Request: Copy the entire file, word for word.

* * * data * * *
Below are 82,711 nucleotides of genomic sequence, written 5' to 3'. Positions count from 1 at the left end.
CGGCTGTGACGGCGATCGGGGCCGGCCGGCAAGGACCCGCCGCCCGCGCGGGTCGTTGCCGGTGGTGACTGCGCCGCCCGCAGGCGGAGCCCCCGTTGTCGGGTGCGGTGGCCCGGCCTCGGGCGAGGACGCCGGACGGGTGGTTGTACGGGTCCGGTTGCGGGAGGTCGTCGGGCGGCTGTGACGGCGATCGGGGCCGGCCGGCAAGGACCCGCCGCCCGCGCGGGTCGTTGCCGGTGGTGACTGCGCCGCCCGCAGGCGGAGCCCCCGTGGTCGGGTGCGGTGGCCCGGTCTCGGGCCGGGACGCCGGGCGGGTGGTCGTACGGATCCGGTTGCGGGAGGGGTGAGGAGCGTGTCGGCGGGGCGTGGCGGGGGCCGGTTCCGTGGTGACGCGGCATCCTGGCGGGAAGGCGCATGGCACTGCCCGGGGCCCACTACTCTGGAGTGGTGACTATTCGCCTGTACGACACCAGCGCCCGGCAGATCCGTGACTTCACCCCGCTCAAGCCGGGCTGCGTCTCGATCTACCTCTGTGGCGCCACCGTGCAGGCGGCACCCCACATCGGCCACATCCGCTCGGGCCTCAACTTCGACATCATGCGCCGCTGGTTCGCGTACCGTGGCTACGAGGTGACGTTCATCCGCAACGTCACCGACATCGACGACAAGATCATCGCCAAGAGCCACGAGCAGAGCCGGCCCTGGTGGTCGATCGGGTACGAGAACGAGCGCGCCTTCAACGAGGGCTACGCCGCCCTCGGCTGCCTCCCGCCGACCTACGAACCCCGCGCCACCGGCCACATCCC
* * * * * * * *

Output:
Below are 82,711 nucleotides of genomic sequence, written 5' to 3'. Positions count from 1 at the left end.
CGGCTGTGACGGCGATCGGGGCCGGCCGGCAAGGACCCGCCGCCCGCGCGGGTCGTTGCCGGTGGTGACTGCGCCGCCCGCAGGCGGAGCCCCCGTTGTCGGGTGCGGTGGCCCGGCCTCGGGCGAGGACGCCGGACGGGTGGTTGTACGGGTCCGGTTGCGGGAGGTCGTCGGGCGGCTGTGACGGCGATCGGGGCCGGCCGGCAAGGACCCGCCGCCCGCGCGGGTCGTTGCCGGTGGTGACTGCGCCGCCCGCAGGCGGAGCCCCCGTGGTCGGGTGCGGTGGCCCGGTCTCGGGCCGGGACGCCGGGCGGGTGGTCGTACGGATCCGGTTGCGGGAGGGGTGAGGAGCGTGTCGGCGGGGCGTGGCGGGGGCCGGTTCCGTGGTGACGCGGCATCCTGGCGGGAAGGCGCATGGCACTGCCCGGGGCCCACTACTCTGGAGTGGTGACTATTCGCCTGTACGACACCAGCGCCCGGCAGATCCGTGACTTCACCCCGCTCAAGCCGGGCTGCGTCTCGATCTACCTCTGTGGCGCCACCGTGCAGGCGGCACCCCACATCGGCCACATCCGCTCGGGCCTCAACTTCGACATCATGCGCCGCTGGTTCGCGTACCGTGGCTACGAGGTGACGTTCATCCGCAACGTCACCGACATCGACGACAAGATCATCGCCAAGAGCCACGAGCAGAGCCGGCCCTGGTGGTCGATCGGGTACGAGAACGAGCGCGCCTTCAACGAGGGCTACGCCGCCCTCGGCTGCCTCCCGCCGACCTACGAACCCCGCGCCACCGGCCACATCCC